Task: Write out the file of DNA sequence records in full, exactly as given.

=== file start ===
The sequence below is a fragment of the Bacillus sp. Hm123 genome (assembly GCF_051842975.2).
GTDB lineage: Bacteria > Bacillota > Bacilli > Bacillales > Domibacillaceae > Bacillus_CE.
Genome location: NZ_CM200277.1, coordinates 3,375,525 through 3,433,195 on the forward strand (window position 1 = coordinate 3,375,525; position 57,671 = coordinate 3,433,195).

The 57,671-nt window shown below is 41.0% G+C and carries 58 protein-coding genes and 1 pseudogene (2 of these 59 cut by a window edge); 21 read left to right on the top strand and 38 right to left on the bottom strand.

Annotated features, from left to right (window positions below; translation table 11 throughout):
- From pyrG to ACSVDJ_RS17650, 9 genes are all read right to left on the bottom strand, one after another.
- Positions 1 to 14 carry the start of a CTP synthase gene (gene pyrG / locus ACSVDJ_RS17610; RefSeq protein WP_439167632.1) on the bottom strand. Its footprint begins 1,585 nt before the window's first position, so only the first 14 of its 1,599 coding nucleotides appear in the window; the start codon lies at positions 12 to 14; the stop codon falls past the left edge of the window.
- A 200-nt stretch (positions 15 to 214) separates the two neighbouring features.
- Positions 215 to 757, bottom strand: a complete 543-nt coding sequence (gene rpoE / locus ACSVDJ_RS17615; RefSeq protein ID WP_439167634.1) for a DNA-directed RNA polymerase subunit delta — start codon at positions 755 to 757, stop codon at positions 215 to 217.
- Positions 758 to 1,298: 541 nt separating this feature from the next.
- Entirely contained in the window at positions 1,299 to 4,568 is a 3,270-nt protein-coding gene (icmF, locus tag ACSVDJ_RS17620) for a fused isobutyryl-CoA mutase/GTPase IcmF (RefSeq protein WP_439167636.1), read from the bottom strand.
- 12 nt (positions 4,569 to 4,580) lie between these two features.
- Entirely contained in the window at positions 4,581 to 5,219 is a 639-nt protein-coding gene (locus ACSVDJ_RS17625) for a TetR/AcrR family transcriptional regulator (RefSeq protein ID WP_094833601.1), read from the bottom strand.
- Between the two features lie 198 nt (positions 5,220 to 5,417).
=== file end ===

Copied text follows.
The sequence below is a fragment of the Bacillus sp. Hm123 genome (assembly GCF_051842975.2).
GTDB lineage: Bacteria > Bacillota > Bacilli > Bacillales > Domibacillaceae > Bacillus_CE.
Genome location: NZ_CM200277.1, coordinates 3,375,525 through 3,433,195 on the forward strand (window position 1 = coordinate 3,375,525; position 57,671 = coordinate 3,433,195).

The 57,671-nt window shown below is 41.0% G+C and carries 58 protein-coding genes and 1 pseudogene (2 of these 59 cut by a window edge); 21 read left to right on the top strand and 38 right to left on the bottom strand.

Annotated features, from left to right (window positions below; translation table 11 throughout):
- From pyrG to ACSVDJ_RS17650, 9 genes are all read right to left on the bottom strand, one after another.
- Positions 1 to 14 carry the start of a CTP synthase gene (gene pyrG / locus ACSVDJ_RS17610; RefSeq protein WP_439167632.1) on the bottom strand. Its footprint begins 1,585 nt before the window's first position, so only the first 14 of its 1,599 coding nucleotides appear in the window; the start codon lies at positions 12 to 14; the stop codon falls past the left edge of the window.
- A 200-nt stretch (positions 15 to 214) separates the two neighbouring features.
- Positions 215 to 757, bottom strand: a complete 543-nt coding sequence (gene rpoE / locus ACSVDJ_RS17615; RefSeq protein ID WP_439167634.1) for a DNA-directed RNA polymerase subunit delta — start codon at positions 755 to 757, stop codon at positions 215 to 217.
- Positions 758 to 1,298: 541 nt separating this feature from the next.
- Entirely contained in the window at positions 1,299 to 4,568 is a 3,270-nt protein-coding gene (icmF, locus tag ACSVDJ_RS17620) for a fused isobutyryl-CoA mutase/GTPase IcmF (RefSeq protein WP_439167636.1), read from the bottom strand.
- 12 nt (positions 4,569 to 4,580) lie between these two features.
- Entirely contained in the window at positions 4,581 to 5,219 is a 639-nt protein-coding gene (locus ACSVDJ_RS17625) for a TetR/AcrR family transcriptional regulator (RefSeq protein ID WP_094833601.1), read from the bottom strand.
- Between the two features lie 198 nt (positions 5,220 to 5,417).